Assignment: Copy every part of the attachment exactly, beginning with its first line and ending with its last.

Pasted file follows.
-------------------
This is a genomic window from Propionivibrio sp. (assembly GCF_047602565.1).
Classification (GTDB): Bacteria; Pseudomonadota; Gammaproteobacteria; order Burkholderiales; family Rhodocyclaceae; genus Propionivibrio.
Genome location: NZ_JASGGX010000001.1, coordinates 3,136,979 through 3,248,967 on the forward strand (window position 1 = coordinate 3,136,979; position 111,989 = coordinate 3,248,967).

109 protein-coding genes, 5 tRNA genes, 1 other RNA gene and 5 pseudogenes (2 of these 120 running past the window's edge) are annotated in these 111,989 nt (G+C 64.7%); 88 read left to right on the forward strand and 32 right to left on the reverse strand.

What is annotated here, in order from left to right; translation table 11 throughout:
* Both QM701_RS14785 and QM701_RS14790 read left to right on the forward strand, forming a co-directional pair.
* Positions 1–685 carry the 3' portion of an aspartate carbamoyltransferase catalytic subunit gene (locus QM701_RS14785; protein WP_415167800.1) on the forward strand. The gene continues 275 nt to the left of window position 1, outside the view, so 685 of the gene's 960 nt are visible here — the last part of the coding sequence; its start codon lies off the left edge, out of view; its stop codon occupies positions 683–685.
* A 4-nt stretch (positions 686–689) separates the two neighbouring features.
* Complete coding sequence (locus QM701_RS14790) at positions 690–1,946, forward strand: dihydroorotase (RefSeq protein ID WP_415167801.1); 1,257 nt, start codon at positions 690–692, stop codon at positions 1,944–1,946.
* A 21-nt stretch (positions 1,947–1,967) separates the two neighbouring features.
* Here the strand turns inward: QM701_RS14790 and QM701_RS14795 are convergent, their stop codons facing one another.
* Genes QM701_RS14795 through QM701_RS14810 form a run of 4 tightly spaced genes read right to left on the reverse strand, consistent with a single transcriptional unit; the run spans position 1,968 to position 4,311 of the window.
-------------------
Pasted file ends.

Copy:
This is a genomic window from Propionivibrio sp. (assembly GCF_047602565.1).
Classification (GTDB): Bacteria; Pseudomonadota; Gammaproteobacteria; order Burkholderiales; family Rhodocyclaceae; genus Propionivibrio.
Genome location: NZ_JASGGX010000001.1, coordinates 3,136,979 through 3,248,967 on the forward strand (window position 1 = coordinate 3,136,979; position 111,989 = coordinate 3,248,967).

109 protein-coding genes, 5 tRNA genes, 1 other RNA gene and 5 pseudogenes (2 of these 120 running past the window's edge) are annotated in these 111,989 nt (G+C 64.7%); 88 read left to right on the forward strand and 32 right to left on the reverse strand.

What is annotated here, in order from left to right; translation table 11 throughout:
* Both QM701_RS14785 and QM701_RS14790 read left to right on the forward strand, forming a co-directional pair.
* Positions 1–685 carry the 3' portion of an aspartate carbamoyltransferase catalytic subunit gene (locus QM701_RS14785; protein WP_415167800.1) on the forward strand. The gene continues 275 nt to the left of window position 1, outside the view, so 685 of the gene's 960 nt are visible here — the last part of the coding sequence; its start codon lies off the left edge, out of view; its stop codon occupies positions 683–685.
* A 4-nt stretch (positions 686–689) separates the two neighbouring features.
* Complete coding sequence (locus QM701_RS14790) at positions 690–1,946, forward strand: dihydroorotase (RefSeq protein ID WP_415167801.1); 1,257 nt, start codon at positions 690–692, stop codon at positions 1,944–1,946.
* A 21-nt stretch (positions 1,947–1,967) separates the two neighbouring features.
* Here the strand turns inward: QM701_RS14790 and QM701_RS14795 are convergent, their stop codons facing one another.
* Genes QM701_RS14795 through QM701_RS14810 form a run of 4 tightly spaced genes read right to left on the reverse strand, consistent with a single transcriptional unit; the run spans position 1,968 to position 4,311 of the window.